Posted on November 18, 2001


A Species Of One ?

The anti-human politics of endangerment


Daniel Clark



How many members of your species remain in existence today? If you said over 6 billion, you'd be wrong -- at least if the human species were held to the same standard as other creatures by the federal government.

Oh, you'd be correct factually, of course. There are over 6 billion members of the species homo sapiens in the world. This taxonomical definition of "species" is not, however, what federal law means when it refers to a "species."

It depends what they mean by 'species'

Congress redefined that word when it passed the Endangered Species Act of 1973. Little was it known at the time that rewriting the dictionary was among the powers assumed by the legislature, but it turns out that all Congress has to do is include a section marked "definitions" in a bill, and they can make words mean virtually anything they want. The definitions section (Sec. 3) of the ESA tells us explicitly that it is calling things "species" which are not species, when it says this:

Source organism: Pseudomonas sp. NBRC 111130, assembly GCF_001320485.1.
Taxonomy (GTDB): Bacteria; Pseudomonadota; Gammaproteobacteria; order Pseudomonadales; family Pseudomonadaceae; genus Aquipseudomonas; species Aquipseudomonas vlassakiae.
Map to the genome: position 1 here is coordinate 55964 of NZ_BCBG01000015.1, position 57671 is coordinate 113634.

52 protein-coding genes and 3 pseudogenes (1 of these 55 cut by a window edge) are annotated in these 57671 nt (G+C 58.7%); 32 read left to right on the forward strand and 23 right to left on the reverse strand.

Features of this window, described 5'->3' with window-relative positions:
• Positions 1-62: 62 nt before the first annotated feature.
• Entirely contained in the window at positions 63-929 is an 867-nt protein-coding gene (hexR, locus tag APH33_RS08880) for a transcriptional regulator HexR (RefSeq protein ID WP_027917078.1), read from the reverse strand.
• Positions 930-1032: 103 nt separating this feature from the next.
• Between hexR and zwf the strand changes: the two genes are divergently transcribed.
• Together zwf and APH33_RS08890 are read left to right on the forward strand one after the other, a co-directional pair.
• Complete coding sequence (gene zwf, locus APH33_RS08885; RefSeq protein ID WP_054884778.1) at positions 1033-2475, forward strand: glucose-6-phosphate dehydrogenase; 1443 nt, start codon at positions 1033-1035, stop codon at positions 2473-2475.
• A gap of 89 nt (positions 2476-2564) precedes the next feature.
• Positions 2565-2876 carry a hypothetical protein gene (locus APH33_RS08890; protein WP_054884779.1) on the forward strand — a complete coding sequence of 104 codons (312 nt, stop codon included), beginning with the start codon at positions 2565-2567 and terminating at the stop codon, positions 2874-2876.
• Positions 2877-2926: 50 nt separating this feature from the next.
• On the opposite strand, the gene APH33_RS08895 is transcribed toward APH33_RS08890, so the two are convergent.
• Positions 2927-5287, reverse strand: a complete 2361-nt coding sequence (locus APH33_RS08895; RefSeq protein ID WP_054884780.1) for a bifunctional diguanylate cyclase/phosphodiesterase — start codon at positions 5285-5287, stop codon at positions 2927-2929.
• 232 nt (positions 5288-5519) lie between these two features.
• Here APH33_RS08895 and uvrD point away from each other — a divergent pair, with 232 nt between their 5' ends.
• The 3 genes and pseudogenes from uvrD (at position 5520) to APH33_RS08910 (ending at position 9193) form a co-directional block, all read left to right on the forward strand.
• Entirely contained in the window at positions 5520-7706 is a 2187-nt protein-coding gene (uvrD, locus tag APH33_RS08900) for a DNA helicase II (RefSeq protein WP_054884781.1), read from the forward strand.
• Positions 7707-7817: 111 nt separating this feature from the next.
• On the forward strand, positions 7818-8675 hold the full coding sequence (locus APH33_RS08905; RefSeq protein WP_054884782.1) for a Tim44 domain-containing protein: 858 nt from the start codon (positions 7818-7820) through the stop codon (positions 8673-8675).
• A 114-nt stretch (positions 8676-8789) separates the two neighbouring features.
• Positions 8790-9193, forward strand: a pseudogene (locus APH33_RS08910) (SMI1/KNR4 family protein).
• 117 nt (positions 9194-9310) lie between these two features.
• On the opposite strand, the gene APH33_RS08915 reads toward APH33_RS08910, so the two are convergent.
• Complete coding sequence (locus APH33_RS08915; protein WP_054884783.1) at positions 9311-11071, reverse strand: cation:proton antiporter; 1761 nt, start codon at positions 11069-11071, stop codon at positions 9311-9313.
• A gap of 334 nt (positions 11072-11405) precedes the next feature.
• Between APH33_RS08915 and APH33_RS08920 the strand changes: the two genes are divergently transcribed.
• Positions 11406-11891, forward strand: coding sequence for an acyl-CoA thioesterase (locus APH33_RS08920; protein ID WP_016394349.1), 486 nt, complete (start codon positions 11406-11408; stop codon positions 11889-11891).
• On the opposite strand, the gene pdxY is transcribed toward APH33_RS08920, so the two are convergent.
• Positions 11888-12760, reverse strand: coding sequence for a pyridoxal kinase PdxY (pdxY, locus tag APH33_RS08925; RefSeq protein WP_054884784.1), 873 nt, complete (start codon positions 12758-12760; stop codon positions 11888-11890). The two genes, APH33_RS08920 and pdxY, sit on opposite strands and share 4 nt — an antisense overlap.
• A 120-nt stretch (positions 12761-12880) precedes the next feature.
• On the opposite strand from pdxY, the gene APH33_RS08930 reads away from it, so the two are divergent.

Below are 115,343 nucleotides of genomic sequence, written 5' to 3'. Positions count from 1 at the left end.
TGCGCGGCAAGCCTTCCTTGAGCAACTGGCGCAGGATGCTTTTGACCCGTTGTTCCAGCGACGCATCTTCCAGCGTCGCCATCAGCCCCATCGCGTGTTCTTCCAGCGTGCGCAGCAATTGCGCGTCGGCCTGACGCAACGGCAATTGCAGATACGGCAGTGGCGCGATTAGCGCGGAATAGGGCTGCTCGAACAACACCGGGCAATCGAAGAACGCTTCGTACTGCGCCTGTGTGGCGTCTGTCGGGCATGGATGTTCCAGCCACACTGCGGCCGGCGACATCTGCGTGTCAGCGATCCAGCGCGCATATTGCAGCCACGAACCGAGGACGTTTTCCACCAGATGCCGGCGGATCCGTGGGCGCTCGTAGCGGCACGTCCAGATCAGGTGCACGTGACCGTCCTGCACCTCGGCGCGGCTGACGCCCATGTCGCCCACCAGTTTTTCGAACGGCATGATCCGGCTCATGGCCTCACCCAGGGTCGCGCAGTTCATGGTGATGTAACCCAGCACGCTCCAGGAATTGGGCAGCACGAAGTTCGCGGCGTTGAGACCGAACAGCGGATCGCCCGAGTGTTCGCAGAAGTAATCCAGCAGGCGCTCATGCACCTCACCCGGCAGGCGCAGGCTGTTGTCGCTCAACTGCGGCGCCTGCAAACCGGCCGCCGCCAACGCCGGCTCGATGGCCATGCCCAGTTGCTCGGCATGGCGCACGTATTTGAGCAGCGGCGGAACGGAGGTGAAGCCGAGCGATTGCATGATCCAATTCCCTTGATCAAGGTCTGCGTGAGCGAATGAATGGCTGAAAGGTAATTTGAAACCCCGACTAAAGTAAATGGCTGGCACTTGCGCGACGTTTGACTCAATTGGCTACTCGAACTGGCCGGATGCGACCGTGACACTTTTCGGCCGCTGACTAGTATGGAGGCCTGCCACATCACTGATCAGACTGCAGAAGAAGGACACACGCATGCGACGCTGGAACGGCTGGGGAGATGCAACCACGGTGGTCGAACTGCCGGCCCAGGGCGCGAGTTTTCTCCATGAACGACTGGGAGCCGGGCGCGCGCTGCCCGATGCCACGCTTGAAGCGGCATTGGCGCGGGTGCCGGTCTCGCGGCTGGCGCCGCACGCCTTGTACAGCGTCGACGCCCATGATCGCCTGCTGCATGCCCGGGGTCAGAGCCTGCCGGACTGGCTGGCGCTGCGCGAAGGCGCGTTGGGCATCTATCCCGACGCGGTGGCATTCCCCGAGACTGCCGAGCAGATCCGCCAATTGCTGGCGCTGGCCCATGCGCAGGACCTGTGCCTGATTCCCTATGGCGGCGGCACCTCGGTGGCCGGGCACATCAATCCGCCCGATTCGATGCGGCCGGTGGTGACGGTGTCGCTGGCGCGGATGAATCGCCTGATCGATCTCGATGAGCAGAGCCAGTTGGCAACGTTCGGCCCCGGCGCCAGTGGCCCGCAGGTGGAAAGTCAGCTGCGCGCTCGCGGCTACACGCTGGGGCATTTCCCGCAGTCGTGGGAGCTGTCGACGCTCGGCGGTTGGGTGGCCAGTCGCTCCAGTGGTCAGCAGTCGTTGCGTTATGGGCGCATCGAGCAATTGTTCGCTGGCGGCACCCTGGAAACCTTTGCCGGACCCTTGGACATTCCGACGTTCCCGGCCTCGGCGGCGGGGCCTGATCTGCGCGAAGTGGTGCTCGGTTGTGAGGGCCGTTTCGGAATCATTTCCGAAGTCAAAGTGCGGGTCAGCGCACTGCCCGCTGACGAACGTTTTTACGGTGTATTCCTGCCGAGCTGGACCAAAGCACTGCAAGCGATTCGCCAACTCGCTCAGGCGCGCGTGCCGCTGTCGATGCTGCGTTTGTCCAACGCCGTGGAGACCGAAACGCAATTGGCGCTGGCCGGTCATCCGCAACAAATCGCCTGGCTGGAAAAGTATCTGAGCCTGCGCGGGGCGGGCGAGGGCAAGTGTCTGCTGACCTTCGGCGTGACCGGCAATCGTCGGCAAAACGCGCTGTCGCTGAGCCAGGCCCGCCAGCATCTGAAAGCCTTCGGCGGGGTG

"The term 'species' includes any subspecies of fish or wildlife or plants, and any distinct population segment of any species of vertebrate fish or wildlife which interbreeds when mature."

The phrase "distinct population segment" is deliberately vague political mushspeak, designed to create an almost infinite number of new "species." This definition can be applied to any group of animals or plants that distinguishes itself from a larger group by any physical characteristic. The difference could be in the length of a creature's arms or legs, the shape of its nose or ears, the color of its skin, fur or plumage, or any other genetically determined trait that is humanly observable. Next time you're in a park that is frequented by flocks of pigeons, see how many potential new species you can find, and you'll understand how broadly and subjectively the Endangered Species Act could be, and often is, interpreted.